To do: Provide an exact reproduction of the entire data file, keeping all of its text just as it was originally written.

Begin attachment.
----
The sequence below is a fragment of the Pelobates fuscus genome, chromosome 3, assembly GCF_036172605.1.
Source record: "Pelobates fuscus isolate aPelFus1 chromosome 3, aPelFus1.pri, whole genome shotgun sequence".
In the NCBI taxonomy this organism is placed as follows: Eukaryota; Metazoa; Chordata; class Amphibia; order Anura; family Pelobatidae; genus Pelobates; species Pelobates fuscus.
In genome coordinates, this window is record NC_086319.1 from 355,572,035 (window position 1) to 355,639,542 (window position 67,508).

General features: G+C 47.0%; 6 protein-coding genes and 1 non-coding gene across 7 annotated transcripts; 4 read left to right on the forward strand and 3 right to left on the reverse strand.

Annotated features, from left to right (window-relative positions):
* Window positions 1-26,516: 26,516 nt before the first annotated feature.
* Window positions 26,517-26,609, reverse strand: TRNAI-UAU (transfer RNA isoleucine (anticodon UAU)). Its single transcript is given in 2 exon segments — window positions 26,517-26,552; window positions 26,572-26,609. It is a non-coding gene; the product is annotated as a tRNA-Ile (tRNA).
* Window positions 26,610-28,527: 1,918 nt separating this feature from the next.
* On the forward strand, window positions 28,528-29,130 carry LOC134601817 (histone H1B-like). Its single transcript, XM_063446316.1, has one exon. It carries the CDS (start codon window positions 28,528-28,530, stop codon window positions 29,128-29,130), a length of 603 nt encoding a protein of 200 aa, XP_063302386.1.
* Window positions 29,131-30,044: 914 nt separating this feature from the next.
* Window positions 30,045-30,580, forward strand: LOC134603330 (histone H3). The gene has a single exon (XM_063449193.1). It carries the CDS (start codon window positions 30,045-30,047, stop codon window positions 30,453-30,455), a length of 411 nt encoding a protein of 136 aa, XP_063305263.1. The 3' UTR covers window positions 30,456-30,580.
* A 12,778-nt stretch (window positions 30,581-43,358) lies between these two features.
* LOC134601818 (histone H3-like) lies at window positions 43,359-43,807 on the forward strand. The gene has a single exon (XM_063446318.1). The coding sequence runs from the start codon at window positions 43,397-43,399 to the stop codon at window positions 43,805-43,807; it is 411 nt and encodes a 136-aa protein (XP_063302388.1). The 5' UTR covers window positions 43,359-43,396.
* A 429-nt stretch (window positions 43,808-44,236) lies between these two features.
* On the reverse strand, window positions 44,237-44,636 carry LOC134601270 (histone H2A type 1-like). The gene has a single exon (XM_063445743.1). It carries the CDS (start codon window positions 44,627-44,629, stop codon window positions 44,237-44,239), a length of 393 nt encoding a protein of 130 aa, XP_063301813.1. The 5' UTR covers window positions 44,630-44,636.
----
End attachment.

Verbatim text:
The sequence below is a fragment of the Pelobates fuscus genome, chromosome 3, assembly GCF_036172605.1.
Source record: "Pelobates fuscus isolate aPelFus1 chromosome 3, aPelFus1.pri, whole genome shotgun sequence".
In the NCBI taxonomy this organism is placed as follows: Eukaryota; Metazoa; Chordata; class Amphibia; order Anura; family Pelobatidae; genus Pelobates; species Pelobates fuscus.
In genome coordinates, this window is record NC_086319.1 from 355,572,035 (window position 1) to 355,639,542 (window position 67,508).

General features: G+C 47.0%; 6 protein-coding genes and 1 non-coding gene across 7 annotated transcripts; 4 read left to right on the forward strand and 3 right to left on the reverse strand.

Annotated features, from left to right (window-relative positions):
* Window positions 1-26,516: 26,516 nt before the first annotated feature.
* Window positions 26,517-26,609, reverse strand: TRNAI-UAU (transfer RNA isoleucine (anticodon UAU)). Its single transcript is given in 2 exon segments — window positions 26,517-26,552; window positions 26,572-26,609. It is a non-coding gene; the product is annotated as a tRNA-Ile (tRNA).
* Window positions 26,610-28,527: 1,918 nt separating this feature from the next.
* On the forward strand, window positions 28,528-29,130 carry LOC134601817 (histone H1B-like). Its single transcript, XM_063446316.1, has one exon. It carries the CDS (start codon window positions 28,528-28,530, stop codon window positions 29,128-29,130), a length of 603 nt encoding a protein of 200 aa, XP_063302386.1.
* Window positions 29,131-30,044: 914 nt separating this feature from the next.
* Window positions 30,045-30,580, forward strand: LOC134603330 (histone H3). The gene has a single exon (XM_063449193.1). It carries the CDS (start codon window positions 30,045-30,047, stop codon window positions 30,453-30,455), a length of 411 nt encoding a protein of 136 aa, XP_063305263.1. The 3' UTR covers window positions 30,456-30,580.
* A 12,778-nt stretch (window positions 30,581-43,358) lies between these two features.
* LOC134601818 (histone H3-like) lies at window positions 43,359-43,807 on the forward strand. The gene has a single exon (XM_063446318.1). The coding sequence runs from the start codon at window positions 43,397-43,399 to the stop codon at window positions 43,805-43,807; it is 411 nt and encodes a 136-aa protein (XP_063302388.1). The 5' UTR covers window positions 43,359-43,396.
* A 429-nt stretch (window positions 43,808-44,236) lies between these two features.
* On the reverse strand, window positions 44,237-44,636 carry LOC134601270 (histone H2A type 1-like). The gene has a single exon (XM_063445743.1). It carries the CDS (start codon window positions 44,627-44,629, stop codon window positions 44,237-44,239), a length of 393 nt encoding a protein of 130 aa, XP_063301813.1. The 5' UTR covers window positions 44,630-44,636.